Next, an apomorphine-induced rotational test was performed in parallel to evaluate motor asymmetry recovery (Fig. 4B). While the normal rats presented balanced motor function without abnormal rotation, the induced PD rats consistently showed abnormal rotation (initially with a rotation number of 307.9 ± 7.9 rotation/h, which increased to 354.3 ± 30.1 rotation/h at the 8th week) as the PD-like syndrome developed. FUS-triggered GDNFp-cMB treatment produced the most profound abnormal rotation reduction (169.3 ± 10.2 rotation/h or 54.1% reduction at the first week treatment, eventually reaching a nearly fully normal level (13.2 ± 8.5 rotation/h or 95.8% rotation reduction)). Movie S1 demonstrates a clear motor function improvement caused by GDNFp-cMB with FUS in PD rats. Direct GDNFp injection also reduced the abnormal rotation when evaluated in the 8th week (82.5 ± 14.8 rotation/h or 8.1% reduction), but there was no significant improvement in the 1st week (330 rotation/h or 7.5% reduction). The treatment of cMB+FUS+GDNFp, cMB+FUS, and FUS alone also provides a rotation reduction (cMB+FUS+GDNFp: 146.8 ± 20.6 rotation/h; cMB+FUS: 167.6 ± 37.4 rotation/h; FUS alone: 181.3 ± 7.4 rotation/h).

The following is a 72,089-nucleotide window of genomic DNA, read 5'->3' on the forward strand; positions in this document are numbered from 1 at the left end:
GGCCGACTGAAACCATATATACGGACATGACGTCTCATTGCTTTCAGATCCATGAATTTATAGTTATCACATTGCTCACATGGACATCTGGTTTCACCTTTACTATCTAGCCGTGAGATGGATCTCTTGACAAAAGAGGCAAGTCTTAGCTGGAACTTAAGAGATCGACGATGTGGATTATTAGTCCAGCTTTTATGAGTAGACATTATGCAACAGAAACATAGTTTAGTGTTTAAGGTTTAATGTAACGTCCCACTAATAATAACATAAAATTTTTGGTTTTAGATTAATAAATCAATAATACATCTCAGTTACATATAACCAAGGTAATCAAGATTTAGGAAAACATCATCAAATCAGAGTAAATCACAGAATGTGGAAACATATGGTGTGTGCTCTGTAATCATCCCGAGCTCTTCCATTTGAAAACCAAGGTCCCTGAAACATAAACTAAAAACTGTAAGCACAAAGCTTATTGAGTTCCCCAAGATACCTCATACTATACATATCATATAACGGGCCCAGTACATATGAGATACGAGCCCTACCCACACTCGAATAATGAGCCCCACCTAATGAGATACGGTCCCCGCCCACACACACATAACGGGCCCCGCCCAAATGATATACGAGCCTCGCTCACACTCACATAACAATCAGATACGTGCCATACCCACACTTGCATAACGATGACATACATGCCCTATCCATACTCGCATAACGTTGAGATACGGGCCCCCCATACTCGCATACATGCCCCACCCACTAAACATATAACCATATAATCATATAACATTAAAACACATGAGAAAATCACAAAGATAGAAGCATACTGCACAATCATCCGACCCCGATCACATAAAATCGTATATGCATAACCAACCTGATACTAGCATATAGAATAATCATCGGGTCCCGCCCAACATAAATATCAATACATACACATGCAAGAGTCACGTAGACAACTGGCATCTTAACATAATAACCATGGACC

Another motor-related behavioral bar test was used to measure the akinesia phenomenon of PD rats (Fig. 4C). In PD rats, the catalepsy time period ranged from 707.3 ± 53.5 s to 973.3 ± 27.7 s at week 8. The GDNFp-cMBs+FUS groups presented the most profound catalepsy duration (515.2 ± 28.7 s or 28.2% in the 1st week treatment, reduced to 78.2 ± 6.14 s or 88.9% following the 8th week treatment), suggesting repair of the motor-related deficit. Direct GDNFp injection also provided significant treatment efficiency (204.6 ± 6.0 s or 73.8% reduction at week 8), but did not have a therapeutic effect in the 1st week (799.7 ± 45.4 s or only 2.4% reduction). Other groups showed no improvement or insignificant catalepsy reduction (GDNFp alone: 741.6 ± 48.8 s; GDNFp-cMB alone: 925.8 ± 18.1 s), implying very limited or no therapeutic effect (FUS alone: 605.2 ± 54.3 s; cMB+FUS: 564.4 ± 6.13 s; cMB+FUS+GDNFp: 564.4 ± 6.1 s). These results indicate that FUS-triggered GDNFp-cMB gene delivery is superior to the direct GDNFp injection in providing neuroprotection effect in PD rats both in terms of rapid curative response and normal behavioral restoration.